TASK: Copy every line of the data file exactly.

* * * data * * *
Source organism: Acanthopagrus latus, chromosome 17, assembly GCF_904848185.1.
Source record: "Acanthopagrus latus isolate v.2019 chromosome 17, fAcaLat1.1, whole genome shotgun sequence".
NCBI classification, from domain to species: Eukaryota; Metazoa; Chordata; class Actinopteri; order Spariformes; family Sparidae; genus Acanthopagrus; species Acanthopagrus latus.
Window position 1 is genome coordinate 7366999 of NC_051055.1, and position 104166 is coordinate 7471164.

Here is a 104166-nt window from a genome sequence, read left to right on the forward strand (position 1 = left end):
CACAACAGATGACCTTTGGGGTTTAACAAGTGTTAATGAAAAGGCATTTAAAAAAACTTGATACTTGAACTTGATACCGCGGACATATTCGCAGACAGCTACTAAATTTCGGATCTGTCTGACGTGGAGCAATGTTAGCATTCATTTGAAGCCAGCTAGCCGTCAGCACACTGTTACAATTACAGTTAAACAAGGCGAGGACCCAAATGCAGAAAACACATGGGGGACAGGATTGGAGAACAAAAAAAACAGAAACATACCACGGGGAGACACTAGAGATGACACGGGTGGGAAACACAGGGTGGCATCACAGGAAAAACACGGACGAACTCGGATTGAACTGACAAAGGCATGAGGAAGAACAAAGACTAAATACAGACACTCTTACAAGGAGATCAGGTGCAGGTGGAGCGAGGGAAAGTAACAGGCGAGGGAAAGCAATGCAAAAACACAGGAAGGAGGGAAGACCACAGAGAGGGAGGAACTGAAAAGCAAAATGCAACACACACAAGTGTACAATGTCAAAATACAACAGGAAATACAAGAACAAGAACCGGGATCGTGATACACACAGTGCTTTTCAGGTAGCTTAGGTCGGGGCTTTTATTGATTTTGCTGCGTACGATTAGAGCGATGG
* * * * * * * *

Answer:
Source organism: Acanthopagrus latus, chromosome 17, assembly GCF_904848185.1.
Source record: "Acanthopagrus latus isolate v.2019 chromosome 17, fAcaLat1.1, whole genome shotgun sequence".
NCBI classification, from domain to species: Eukaryota; Metazoa; Chordata; class Actinopteri; order Spariformes; family Sparidae; genus Acanthopagrus; species Acanthopagrus latus.
Window position 1 is genome coordinate 7366999 of NC_051055.1, and position 104166 is coordinate 7471164.

Here is a 104166-nt window from a genome sequence, read left to right on the forward strand (position 1 = left end):
CACAACAGATGACCTTTGGGGTTTAACAAGTGTTAATGAAAAGGCATTTAAAAAAACTTGATACTTGAACTTGATACCGCGGACATATTCGCAGACAGCTACTAAATTTCGGATCTGTCTGACGTGGAGCAATGTTAGCATTCATTTGAAGCCAGCTAGCCGTCAGCACACTGTTACAATTACAGTTAAACAAGGCGAGGACCCAAATGCAGAAAACACATGGGGGACAGGATTGGAGAACAAAAAAAACAGAAACATACCACGGGGAGACACTAGAGATGACACGGGTGGGAAACACAGGGTGGCATCACAGGAAAAACACGGACGAACTCGGATTGAACTGACAAAGGCATGAGGAAGAACAAAGACTAAATACAGACACTCTTACAAGGAGATCAGGTGCAGGTGGAGCGAGGGAAAGTAACAGGCGAGGGAAAGCAATGCAAAAACACAGGAAGGAGGGAAGACCACAGAGAGGGAGGAACTGAAAAGCAAAATGCAACACACACAAGTGTACAATGTCAAAATACAACAGGAAATACAAGAACAAGAACCGGGATCGTGATACACACAGTGCTTTTCAGGTAGCTTAGGTCGGGGCTTTTATTGATTTTGCTGCGTACGATTAGAGCGATGG